Corpus studies of regional variation using raw language data from the internet focus predominantly on lexical variables in writing. However, online repositories such as YouTube offer the possibility of investigating regional differences using phonological variables, as well. This article demonstrates the viability of constructing a naturalistic speech corpus for sociophonetic research by analyzing hundreds of recitations of Abraham Lincoln’s Gettysburg Address. We first replicate a known result of phonetic research, namely, that English vowels are longer in duration before voiced obstruents than before voiceless ones. We then compare /æ/-tensing in recitations from the Inland North and New York City dialect regions. Results indicate that there are significant regional differences in the formant trajectory of the vowel, even in identical phonetic environments (e.g., before nasal codas). This calls into question the uniformity of “/æ/-tensing” as a cross-dialectal phenomenon in American English. We contend that the analysis of spoken data from social media can and should supplement traditional methods in dialectology and variationist analysis to generate new hypotheses about socially conditioned speech patterns.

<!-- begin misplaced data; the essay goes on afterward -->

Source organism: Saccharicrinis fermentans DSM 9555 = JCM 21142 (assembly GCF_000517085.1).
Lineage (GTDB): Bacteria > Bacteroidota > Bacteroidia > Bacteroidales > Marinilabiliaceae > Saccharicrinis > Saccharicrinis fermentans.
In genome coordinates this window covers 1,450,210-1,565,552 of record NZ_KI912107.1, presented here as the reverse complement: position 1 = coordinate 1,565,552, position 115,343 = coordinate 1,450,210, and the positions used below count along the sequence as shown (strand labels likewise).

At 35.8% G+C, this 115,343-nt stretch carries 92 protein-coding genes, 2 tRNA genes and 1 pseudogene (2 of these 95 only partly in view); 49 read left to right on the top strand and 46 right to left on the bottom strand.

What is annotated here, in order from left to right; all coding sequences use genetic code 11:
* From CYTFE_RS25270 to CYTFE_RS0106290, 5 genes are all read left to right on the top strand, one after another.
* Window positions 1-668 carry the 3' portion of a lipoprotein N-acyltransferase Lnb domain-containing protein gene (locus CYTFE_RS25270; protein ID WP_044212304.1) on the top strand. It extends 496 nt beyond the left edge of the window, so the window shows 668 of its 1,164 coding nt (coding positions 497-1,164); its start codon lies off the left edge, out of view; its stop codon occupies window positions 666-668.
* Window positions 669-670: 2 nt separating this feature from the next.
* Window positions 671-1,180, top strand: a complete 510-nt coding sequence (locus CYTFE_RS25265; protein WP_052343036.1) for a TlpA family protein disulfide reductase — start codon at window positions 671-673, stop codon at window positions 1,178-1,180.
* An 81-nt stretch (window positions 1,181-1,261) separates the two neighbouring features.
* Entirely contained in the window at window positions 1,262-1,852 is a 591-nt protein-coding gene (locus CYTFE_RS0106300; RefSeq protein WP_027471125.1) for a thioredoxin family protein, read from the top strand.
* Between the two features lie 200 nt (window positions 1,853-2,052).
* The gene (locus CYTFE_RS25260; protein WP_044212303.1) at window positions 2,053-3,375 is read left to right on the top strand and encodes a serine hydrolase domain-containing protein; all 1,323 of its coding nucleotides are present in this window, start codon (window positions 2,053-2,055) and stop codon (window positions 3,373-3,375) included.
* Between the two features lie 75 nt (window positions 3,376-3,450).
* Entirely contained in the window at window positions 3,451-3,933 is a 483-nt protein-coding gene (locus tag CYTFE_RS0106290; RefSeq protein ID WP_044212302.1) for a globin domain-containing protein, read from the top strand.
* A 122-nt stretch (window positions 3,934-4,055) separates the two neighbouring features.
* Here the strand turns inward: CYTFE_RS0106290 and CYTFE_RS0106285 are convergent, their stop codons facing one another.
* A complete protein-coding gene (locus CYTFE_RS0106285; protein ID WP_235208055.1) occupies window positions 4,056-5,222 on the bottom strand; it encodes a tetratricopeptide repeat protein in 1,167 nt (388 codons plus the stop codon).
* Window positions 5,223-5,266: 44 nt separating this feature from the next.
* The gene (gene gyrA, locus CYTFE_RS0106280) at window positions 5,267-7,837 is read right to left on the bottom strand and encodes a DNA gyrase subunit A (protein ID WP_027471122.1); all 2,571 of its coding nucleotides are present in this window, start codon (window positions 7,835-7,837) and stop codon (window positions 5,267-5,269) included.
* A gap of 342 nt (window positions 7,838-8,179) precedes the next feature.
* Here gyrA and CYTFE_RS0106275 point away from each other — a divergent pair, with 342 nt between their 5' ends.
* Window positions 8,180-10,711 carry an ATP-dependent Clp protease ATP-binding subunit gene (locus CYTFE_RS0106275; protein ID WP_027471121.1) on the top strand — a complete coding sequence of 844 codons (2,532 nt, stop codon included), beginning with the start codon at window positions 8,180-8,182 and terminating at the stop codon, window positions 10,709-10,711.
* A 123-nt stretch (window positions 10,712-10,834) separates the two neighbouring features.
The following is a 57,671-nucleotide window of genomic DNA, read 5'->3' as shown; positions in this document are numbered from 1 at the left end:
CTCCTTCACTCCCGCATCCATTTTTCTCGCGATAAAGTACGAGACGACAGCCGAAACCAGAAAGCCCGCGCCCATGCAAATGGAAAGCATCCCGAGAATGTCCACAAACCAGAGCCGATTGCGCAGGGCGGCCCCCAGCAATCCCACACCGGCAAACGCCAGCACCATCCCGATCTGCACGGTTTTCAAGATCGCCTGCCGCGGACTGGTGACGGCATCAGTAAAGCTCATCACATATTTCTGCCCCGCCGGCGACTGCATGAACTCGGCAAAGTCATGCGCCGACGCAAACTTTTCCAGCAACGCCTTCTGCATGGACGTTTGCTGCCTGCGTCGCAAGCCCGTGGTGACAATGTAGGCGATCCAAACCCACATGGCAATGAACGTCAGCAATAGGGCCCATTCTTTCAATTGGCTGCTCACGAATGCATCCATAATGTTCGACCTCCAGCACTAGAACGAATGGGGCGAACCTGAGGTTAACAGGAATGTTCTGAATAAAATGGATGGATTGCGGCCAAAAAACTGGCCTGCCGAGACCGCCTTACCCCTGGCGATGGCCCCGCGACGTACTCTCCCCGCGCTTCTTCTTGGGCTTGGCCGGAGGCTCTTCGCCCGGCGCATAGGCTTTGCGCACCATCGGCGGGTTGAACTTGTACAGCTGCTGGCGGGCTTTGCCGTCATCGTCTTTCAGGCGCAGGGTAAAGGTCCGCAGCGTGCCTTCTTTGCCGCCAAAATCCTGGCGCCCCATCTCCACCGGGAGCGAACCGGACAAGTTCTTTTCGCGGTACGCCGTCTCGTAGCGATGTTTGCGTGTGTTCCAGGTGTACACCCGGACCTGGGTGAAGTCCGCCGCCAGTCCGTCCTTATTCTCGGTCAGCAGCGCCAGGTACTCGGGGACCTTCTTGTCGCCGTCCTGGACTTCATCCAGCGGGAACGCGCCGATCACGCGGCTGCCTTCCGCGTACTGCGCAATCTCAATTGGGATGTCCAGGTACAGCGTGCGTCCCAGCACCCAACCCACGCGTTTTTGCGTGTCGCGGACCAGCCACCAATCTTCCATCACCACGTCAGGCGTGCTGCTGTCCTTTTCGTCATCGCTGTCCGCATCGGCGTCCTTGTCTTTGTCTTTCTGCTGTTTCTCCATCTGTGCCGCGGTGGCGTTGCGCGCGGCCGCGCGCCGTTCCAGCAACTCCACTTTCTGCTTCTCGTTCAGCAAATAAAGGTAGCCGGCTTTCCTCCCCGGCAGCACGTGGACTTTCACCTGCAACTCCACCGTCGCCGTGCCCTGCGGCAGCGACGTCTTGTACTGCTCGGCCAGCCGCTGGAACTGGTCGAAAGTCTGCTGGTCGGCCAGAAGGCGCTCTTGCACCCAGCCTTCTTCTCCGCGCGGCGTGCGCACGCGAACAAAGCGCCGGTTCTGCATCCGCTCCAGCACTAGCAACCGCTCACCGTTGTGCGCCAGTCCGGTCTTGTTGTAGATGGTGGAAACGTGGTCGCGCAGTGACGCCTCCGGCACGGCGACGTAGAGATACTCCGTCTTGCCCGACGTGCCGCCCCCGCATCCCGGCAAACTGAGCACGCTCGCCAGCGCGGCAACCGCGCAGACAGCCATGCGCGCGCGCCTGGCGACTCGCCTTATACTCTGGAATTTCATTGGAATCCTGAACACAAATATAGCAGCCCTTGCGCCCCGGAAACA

The Gettysburg Corpus: Testing the Proposition That All Tense /æ/s Are Created Equal
isaac l. bleaman is assistant professor of linguistics at the University of California, Berkeley. His research uses the toolkit of variationist sociolinguistics to assess the outcomes of language maintenance, language shift, and standardization, especially in Yiddish-speaking communities. Much of his work analyzes written and spoken data from online media. Email: firstname.lastname@example.org.
daniel duncan is lecturer in sociolinguistics at Newcastle University. His research concerns the sociolinguistics of place, particularly the effects of suburbanization and public policy on language variation and change in metropolitan areas. Recent work of his has appeared In Journal of Linguistic Geography and Language in Society. Email: email@example.com.
Isaac L. Bleaman, Daniel Duncan; The Gettysburg Corpus: Testing the Proposition That All Tense /æ/s Are Created Equal. American Speech 1 May 2021; 96 (2): 161–191. doi: https://doi.org/10.1215/00031283-8620511
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